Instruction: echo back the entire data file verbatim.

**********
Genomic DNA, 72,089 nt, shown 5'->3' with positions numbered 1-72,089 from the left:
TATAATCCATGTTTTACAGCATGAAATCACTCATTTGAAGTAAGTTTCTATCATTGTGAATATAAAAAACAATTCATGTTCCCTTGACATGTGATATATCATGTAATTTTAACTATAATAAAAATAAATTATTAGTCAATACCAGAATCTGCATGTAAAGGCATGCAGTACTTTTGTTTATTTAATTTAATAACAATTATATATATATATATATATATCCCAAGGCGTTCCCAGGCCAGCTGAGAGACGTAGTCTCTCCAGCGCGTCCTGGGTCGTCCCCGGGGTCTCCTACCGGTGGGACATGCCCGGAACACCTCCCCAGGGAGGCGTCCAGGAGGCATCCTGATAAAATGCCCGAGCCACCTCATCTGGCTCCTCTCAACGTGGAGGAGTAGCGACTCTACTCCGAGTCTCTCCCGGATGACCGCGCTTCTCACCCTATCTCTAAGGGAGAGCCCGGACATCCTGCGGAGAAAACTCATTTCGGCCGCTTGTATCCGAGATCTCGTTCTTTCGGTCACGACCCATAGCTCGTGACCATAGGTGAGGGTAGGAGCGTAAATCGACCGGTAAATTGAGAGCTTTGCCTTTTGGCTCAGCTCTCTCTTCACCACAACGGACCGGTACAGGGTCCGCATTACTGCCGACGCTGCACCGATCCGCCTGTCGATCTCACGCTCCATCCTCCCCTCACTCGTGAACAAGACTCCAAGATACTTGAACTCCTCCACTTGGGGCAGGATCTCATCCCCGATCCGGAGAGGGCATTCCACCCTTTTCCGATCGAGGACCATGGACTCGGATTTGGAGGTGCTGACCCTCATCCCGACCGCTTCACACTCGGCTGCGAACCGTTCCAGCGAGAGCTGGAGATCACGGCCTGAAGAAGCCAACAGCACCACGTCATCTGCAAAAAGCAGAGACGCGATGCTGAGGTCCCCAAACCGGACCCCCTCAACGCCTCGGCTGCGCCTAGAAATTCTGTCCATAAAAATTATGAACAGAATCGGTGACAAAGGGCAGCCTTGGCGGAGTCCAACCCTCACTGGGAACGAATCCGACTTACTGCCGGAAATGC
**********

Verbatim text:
Genomic DNA, 72,089 nt, shown 5'->3' with positions numbered 1-72,089 from the left:
TATAATCCATGTTTTACAGCATGAAATCACTCATTTGAAGTAAGTTTCTATCATTGTGAATATAAAAAACAATTCATGTTCCCTTGACATGTGATATATCATGTAATTTTAACTATAATAAAAATAAATTATTAGTCAATACCAGAATCTGCATGTAAAGGCATGCAGTACTTTTGTTTATTTAATTTAATAACAATTATATATATATATATATATATCCCAAGGCGTTCCCAGGCCAGCTGAGAGACGTAGTCTCTCCAGCGCGTCCTGGGTCGTCCCCGGGGTCTCCTACCGGTGGGACATGCCCGGAACACCTCCCCAGGGAGGCGTCCAGGAGGCATCCTGATAAAATGCCCGAGCCACCTCATCTGGCTCCTCTCAACGTGGAGGAGTAGCGACTCTACTCCGAGTCTCTCCCGGATGACCGCGCTTCTCACCCTATCTCTAAGGGAGAGCCCGGACATCCTGCGGAGAAAACTCATTTCGGCCGCTTGTATCCGAGATCTCGTTCTTTCGGTCACGACCCATAGCTCGTGACCATAGGTGAGGGTAGGAGCGTAAATCGACCGGTAAATTGAGAGCTTTGCCTTTTGGCTCAGCTCTCTCTTCACCACAACGGACCGGTACAGGGTCCGCATTACTGCCGACGCTGCACCGATCCGCCTGTCGATCTCACGCTCCATCCTCCCCTCACTCGTGAACAAGACTCCAAGATACTTGAACTCCTCCACTTGGGGCAGGATCTCATCCCCGATCCGGAGAGGGCATTCCACCCTTTTCCGATCGAGGACCATGGACTCGGATTTGGAGGTGCTGACCCTCATCCCGACCGCTTCACACTCGGCTGCGAACCGTTCCAGCGAGAGCTGGAGATCACGGCCTGAAGAAGCCAACAGCACCACGTCATCTGCAAAAAGCAGAGACGCGATGCTGAGGTCCCCAAACCGGACCCCCTCAACGCCTCGGCTGCGCCTAGAAATTCTGTCCATAAAAATTATGAACAGAATCGGTGACAAAGGGCAGCCTTGGCGGAGTCCAACCCTCACTGGGAACGAATCCGACTTACTGCCGGAAATGC